A lesson in history: What role competition plays in banking and why there are so many banks in America
- There are 4100 banks in America. Why does America have so many banks? And does it have anything to do with the recent bank failures?
- The answer to these questions has to do with how competition in banking has been conceptualized in America historically. Let's take a trip down America's history and see what stories Alexander Hamilton and Thomas Jefferson have to tell us about where we are today.
There are 4,100 banks in the US. These numbers outpace other major economies like Canada (81), Japan (112) and the UK (311). Why does America have so many banks? And does it have anything to do with the recent bank failures?
Banking in America is a mix of community and regional banks and Too Big To Fail (TBTF) banks like JPMorgan Chase. Even though TBTF banks are steadily becoming even larger, smaller banks – those with less $250 billion in assets -- shoulder more than 80% of all commercial real estate loans.
History has its eyes on you
This collage of small and TBTF banks is apparently as old as America itself. The story goes that Alexander Hamilton, the first Treasury Secretary, wanted a centralized banking system with one dominant national bank. But uneasy with the influence these large banks would have over state-based banks, Thomas Jefferson, the first U.S. Secretary of State disagreed. Washington eventually sided with Hamilton, resulting in the country’s first two national banks in 1791 and 1816. Jefferson argued that the constitution had given Congress no authority to create a national bank. When the national bank’s charter expired in 1836, Hamilton had died and his party was no longer in power, and the number of state banks had greatly increased.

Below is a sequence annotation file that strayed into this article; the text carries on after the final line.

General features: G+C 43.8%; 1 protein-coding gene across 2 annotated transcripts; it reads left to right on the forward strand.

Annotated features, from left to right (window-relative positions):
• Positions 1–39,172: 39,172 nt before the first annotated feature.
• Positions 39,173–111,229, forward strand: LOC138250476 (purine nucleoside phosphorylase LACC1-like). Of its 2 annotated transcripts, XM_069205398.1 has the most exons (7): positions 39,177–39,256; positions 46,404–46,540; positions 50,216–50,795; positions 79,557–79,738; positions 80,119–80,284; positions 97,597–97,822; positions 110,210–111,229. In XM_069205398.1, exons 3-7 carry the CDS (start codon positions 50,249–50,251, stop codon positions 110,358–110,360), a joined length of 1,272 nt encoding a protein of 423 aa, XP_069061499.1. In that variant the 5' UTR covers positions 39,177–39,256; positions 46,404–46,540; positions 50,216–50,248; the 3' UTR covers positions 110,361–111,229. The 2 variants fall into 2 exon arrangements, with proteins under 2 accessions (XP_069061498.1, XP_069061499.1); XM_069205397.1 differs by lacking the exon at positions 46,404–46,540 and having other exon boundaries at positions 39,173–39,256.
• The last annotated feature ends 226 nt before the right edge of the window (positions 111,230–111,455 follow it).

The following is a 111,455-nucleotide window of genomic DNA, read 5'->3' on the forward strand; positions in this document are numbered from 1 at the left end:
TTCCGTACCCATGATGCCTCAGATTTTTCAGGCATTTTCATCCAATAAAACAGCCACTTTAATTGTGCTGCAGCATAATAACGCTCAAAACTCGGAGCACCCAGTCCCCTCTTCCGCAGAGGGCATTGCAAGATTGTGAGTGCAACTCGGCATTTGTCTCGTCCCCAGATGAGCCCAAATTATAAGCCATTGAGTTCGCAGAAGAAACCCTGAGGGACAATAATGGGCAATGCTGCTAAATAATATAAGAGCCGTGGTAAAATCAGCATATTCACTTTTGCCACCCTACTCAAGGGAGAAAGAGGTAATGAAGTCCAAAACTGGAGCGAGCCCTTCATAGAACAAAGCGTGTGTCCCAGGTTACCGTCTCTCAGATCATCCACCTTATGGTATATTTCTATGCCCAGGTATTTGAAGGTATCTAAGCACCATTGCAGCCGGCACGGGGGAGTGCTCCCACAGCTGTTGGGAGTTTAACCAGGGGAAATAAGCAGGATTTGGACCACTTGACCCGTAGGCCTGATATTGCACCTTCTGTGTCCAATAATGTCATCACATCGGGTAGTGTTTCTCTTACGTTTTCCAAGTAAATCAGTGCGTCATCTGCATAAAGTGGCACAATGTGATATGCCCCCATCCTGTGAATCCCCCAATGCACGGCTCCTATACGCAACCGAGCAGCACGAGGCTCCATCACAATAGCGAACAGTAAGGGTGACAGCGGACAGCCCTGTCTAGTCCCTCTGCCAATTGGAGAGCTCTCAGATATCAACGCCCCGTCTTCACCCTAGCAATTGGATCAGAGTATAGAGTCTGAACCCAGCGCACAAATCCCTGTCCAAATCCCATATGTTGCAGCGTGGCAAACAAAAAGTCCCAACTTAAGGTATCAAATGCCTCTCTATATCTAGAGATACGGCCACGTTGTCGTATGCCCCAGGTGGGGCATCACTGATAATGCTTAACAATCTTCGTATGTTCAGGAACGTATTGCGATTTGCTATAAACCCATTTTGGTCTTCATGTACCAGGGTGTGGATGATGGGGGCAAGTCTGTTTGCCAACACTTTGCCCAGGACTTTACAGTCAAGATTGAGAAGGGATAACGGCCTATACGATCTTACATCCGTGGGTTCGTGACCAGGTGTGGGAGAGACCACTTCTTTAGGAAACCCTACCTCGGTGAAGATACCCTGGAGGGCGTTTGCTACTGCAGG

President Andrew Jackson’s opposition to national banks sealed the fate of Hamilton’s national bank dream in what is often dubbed as the Bank Wars. After the dust had settled on Hamilton and Jefferson’s debate, President Lincoln resuscitated centralized national banks during the American Civil War, sowing the seeds of the patchwork banking system that is in business today.
The number of banks grew in tandem with America’s own growth, peaking at 30,000 in 1921. The Great Depression made a significant dent in this growth and by the end of 1933, the bank population had more than halved. In 1933, the FDIC was created but the number of banks continued to decline until 1963. In the period that followed until 1984, many new banks were granted charters with the net gain in banks reaching 1.8%. However, since 1984, the number of banks has been steadily declining.
When Congress allowed larger banks to acquire smaller banks across state lines in the late 20th century, it paved the way for banks to become truly Too Big To Fail.
The financial crisis of 2007 and 2008